June 09, 2015
There are many tried and true resume tips that job seekers do their best to implement when it comes to updating their resumes. These can include things such as attention to grammar and spelling, using action verbs, and using succinct and quality writing. However, in an industry as technically-diverse and ever-evolving as technology, there are additional details that should be taken into consideration when it comes time to update your IT resume. We’re diving a little bit deeper on optimizing your resume and highlighting 3 areas below to take into consideration before you hit send!
Be Transparent from the Start
According to an article from Forbes, one of the most important things you can do is “load” the top of your resume, the top 1/3 of the first page to be exact. As we’ve often heard, many hiring managers and recruiters only review a resume for an average of 6 seconds before making a decision on next-steps for a candidate. While that might not always be the case, it’s best to make sure your resume can stand out in those 6 seconds, just in case!
The very top of your resume should be able to be easily scanned and contain the appropriate keywords related to the position for which you’re applying. No obvious keyword stuffing though, please! Simply make sure that you mention the most important and appropriate qualifications that the job description detailed. If the role requires SQL experience or a CISSP certification, don’t leave this at the bottom where it might get missed.
This will make it easier for not only hiring managers and recruiters to assess your experience, but also applicant tracking systems that are used by many companies. Consider utilizing bullet points for readability and ensure that you have an engaging summary (not objective!) that briefly showcases you and your professional experience and why you would be an asset to the organization.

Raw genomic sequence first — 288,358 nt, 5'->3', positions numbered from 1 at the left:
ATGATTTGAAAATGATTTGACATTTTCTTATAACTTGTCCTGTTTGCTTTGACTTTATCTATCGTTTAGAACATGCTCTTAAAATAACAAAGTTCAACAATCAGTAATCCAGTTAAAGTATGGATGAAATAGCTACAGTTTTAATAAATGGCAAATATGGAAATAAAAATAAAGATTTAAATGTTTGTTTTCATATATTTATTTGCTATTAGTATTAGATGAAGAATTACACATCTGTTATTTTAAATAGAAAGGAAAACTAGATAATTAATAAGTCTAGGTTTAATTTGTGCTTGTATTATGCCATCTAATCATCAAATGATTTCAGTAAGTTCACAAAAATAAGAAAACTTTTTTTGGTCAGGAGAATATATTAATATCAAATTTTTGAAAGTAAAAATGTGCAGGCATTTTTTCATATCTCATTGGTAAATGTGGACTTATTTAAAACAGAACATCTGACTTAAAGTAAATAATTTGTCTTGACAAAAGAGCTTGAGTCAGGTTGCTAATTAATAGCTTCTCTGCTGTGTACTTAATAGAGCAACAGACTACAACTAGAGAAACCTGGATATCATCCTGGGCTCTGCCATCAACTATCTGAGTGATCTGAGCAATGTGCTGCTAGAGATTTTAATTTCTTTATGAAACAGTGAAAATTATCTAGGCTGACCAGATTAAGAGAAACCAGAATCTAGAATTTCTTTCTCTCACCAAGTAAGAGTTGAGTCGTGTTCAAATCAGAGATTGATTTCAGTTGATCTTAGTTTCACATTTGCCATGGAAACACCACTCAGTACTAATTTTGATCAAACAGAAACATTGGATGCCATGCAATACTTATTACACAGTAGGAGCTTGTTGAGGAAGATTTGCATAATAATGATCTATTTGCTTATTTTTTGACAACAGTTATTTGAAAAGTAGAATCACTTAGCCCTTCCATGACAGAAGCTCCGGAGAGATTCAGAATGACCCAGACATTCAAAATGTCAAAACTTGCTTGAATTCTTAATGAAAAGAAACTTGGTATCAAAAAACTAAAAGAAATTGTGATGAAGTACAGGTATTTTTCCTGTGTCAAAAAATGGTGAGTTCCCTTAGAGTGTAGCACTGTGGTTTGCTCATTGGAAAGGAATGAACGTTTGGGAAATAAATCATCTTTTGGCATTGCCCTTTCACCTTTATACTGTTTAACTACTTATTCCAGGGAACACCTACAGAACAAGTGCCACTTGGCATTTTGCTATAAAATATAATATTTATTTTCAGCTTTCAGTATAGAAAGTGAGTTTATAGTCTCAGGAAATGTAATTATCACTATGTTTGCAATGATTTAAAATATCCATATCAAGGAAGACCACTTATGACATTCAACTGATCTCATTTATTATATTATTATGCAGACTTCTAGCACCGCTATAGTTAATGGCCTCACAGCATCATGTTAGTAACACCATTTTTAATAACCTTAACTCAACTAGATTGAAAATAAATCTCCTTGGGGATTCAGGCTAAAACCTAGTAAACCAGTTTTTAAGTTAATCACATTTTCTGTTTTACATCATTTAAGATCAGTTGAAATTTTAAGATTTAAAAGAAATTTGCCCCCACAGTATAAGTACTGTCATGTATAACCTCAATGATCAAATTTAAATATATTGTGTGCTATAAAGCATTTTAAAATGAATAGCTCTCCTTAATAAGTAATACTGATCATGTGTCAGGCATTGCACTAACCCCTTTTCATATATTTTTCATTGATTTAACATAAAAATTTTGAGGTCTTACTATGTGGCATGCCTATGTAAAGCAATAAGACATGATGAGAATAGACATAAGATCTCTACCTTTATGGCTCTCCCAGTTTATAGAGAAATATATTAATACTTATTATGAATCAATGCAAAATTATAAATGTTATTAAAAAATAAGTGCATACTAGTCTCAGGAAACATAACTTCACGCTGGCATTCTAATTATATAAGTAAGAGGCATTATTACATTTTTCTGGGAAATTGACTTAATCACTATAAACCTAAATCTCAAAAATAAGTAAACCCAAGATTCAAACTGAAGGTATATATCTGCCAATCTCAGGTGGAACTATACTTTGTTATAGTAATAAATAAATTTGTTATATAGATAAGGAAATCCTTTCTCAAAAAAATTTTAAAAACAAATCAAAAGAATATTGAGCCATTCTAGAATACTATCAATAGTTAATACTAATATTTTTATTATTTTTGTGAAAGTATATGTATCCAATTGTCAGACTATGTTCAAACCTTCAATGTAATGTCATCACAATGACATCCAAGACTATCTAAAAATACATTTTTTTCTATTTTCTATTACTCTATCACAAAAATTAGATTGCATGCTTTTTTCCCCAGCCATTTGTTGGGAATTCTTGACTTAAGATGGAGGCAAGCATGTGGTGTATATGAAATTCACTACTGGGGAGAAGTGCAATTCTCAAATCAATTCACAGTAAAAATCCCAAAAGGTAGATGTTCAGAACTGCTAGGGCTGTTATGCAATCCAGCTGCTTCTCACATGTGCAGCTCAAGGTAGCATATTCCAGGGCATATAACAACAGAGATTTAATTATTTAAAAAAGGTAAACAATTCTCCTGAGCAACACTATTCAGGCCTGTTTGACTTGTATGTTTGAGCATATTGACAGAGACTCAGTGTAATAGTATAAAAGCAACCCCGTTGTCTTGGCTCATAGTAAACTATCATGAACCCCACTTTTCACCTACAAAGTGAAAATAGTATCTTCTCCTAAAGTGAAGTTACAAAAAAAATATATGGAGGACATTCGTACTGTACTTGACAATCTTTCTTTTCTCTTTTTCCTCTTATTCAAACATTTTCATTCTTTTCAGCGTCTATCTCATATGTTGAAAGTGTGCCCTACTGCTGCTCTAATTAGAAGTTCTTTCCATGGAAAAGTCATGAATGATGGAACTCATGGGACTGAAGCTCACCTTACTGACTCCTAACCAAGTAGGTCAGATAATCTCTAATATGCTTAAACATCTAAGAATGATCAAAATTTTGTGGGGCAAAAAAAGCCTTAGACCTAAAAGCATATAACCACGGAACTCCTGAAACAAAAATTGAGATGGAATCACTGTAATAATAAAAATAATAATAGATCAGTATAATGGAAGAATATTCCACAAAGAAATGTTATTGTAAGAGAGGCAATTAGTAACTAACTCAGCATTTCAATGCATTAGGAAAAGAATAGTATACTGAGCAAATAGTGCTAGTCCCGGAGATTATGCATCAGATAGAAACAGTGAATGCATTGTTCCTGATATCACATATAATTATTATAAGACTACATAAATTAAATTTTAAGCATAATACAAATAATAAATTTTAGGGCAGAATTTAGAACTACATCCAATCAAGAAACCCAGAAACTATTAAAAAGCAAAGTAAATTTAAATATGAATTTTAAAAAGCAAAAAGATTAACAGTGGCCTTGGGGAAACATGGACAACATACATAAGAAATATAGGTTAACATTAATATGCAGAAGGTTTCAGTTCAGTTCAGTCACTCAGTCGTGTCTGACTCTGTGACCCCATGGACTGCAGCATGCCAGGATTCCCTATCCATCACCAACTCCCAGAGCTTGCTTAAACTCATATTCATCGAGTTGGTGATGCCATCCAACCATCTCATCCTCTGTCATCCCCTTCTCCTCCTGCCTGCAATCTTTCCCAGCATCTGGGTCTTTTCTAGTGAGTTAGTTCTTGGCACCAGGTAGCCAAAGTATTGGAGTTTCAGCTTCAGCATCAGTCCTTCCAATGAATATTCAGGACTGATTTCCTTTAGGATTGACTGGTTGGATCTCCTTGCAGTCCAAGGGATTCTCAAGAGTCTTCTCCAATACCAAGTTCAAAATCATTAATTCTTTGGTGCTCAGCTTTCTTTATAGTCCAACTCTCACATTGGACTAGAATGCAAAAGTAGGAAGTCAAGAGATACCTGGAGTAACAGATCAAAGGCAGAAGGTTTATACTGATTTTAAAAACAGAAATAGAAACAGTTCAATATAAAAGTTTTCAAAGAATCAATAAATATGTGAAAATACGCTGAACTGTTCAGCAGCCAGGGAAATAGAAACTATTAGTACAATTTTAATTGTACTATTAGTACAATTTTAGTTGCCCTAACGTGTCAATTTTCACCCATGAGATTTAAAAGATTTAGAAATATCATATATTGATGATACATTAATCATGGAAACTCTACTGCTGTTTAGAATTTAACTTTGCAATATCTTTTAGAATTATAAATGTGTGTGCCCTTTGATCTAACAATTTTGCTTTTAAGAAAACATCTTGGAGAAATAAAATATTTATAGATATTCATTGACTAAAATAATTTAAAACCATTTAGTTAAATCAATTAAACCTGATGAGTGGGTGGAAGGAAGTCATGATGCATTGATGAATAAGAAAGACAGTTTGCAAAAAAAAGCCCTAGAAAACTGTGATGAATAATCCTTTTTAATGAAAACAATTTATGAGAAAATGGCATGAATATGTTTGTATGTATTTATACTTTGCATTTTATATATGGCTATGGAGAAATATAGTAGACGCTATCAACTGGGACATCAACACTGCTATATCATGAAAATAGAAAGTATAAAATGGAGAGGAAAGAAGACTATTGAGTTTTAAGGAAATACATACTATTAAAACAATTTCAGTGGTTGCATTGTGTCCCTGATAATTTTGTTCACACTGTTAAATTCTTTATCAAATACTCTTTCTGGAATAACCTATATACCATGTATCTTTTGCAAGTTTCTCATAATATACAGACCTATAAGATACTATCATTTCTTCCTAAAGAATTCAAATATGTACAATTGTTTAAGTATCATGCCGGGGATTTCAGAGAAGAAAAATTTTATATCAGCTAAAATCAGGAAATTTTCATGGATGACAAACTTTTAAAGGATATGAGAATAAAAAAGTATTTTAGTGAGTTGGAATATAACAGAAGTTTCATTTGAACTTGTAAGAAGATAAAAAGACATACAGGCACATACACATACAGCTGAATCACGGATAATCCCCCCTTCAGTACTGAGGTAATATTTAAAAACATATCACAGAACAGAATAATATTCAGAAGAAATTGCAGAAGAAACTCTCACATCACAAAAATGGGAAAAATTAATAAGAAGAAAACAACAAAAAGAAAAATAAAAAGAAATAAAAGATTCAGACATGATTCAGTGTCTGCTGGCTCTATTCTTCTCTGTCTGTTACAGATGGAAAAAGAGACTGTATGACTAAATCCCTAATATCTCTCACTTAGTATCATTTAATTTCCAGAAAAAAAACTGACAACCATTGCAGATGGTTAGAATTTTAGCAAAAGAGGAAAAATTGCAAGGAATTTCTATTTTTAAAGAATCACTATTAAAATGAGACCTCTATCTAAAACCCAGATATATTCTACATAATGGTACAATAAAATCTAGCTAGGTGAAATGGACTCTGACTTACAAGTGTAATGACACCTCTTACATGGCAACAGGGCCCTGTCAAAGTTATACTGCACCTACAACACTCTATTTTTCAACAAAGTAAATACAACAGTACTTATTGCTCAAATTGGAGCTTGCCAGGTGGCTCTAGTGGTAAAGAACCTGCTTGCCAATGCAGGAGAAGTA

Showcase Your Measurable Success
For those who have a well-established career within technology, especially for those who are IT contractors, it is likely that you have had at least a handful of positions within different roles at different organizations. Instead of just listing your responsibilities, detail your accomplishments within the role that were measurable. This will give an employer a better idea of your capabilities than, say, a list of your responsibilities in the role.
Think of including details such as: “Improved system and network performance by 30% after performing evaluation, reengineering and deployment of infrastructure” and “Saved organization 15% in on-going operational costs, reduced the reported errors by 55%, and improved the perceived system speed by 12% by implementing work flow.” This kind of detail offers much more insight than “Server hardware upgrade, replacement, and troubleshooting.” Employers want to see not only the tasks you can manage, but what kind of results you can achieve for their organization.
Tailor Your Resume to the Position
As we mentioned earlier, it’s important to include relevant keywords in your resume that align with the job description. To take it a step further, you can also tailor the experience you include on your IT resume to the job for which you’re applying. For instance, are you applying for an IT director-level position? If so, you might not need to include all of your past technical-level experience on your resume if you have an established background in leadership. Focus on your management and leadership experience to keep it as relevant to the position as possible. It’s not that your experience as an individual contributor isn’t important, it just doesn’t need to be included on your resume; there could definitely be room for it to come up in conversation during the interview.
It can be difficult to tailor your resume to every single job application, but take some time to think about the roles for which you’re applying and create one or two easy to tweak templates that cater to those roles that you can update if necessary. In the end, ensuring that your resume effectively communicates your experience and expertise, while also standing out to a technology hiring manager will greatly increase your chances of getting added to the interview pile.
What do you think are the most important considerations when it comes to a great IT resume? Share your thoughts in the comments section!
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Posted By: Briana Perrino